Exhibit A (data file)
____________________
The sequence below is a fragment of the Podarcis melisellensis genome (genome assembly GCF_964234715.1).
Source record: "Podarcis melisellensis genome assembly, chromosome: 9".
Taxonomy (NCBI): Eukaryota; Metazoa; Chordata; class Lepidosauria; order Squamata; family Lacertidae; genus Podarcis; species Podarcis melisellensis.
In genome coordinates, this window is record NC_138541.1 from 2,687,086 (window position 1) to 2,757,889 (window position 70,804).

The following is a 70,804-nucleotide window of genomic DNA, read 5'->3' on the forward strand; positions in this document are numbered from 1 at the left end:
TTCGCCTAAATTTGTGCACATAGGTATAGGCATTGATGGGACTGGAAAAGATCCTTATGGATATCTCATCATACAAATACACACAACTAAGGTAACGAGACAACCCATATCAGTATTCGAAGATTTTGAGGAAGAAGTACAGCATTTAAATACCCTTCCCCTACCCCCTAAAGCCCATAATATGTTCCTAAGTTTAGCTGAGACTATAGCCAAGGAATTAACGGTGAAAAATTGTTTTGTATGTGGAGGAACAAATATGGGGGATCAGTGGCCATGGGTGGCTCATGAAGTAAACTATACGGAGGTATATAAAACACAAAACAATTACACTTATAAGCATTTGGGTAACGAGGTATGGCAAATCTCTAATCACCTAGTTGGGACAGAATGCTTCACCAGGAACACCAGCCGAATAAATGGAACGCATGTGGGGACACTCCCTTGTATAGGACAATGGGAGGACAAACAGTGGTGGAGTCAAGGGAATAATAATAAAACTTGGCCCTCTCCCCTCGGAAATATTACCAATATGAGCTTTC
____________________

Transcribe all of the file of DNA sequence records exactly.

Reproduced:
The sequence below is a fragment of the Podarcis melisellensis genome (genome assembly GCF_964234715.1).
Source record: "Podarcis melisellensis genome assembly, chromosome: 9".
Taxonomy (NCBI): Eukaryota; Metazoa; Chordata; class Lepidosauria; order Squamata; family Lacertidae; genus Podarcis; species Podarcis melisellensis.
In genome coordinates, this window is record NC_138541.1 from 2,687,086 (window position 1) to 2,757,889 (window position 70,804).

The following is a 70,804-nucleotide window of genomic DNA, read 5'->3' on the forward strand; positions in this document are numbered from 1 at the left end:
TTCGCCTAAATTTGTGCACATAGGTATAGGCATTGATGGGACTGGAAAAGATCCTTATGGATATCTCATCATACAAATACACACAACTAAGGTAACGAGACAACCCATATCAGTATTCGAAGATTTTGAGGAAGAAGTACAGCATTTAAATACCCTTCCCCTACCCCCTAAAGCCCATAATATGTTCCTAAGTTTAGCTGAGACTATAGCCAAGGAATTAACGGTGAAAAATTGTTTTGTATGTGGAGGAACAAATATGGGGGATCAGTGGCCATGGGTGGCTCATGAAGTAAACTATACGGAGGTATATAAAACACAAAACAATTACACTTATAAGCATTTGGGTAACGAGGTATGGCAAATCTCTAATCACCTAGTTGGGACAGAATGCTTCACCAGGAACACCAGCCGAATAAATGGAACGCATGTGGGGACACTCCCTTGTATAGGACAATGGGAGGACAAACAGTGGTGGAGTCAAGGGAATAATAATAAAACTTGGCCCTCTCCCCTCGGAAATATTACCAATATGAGCTTTC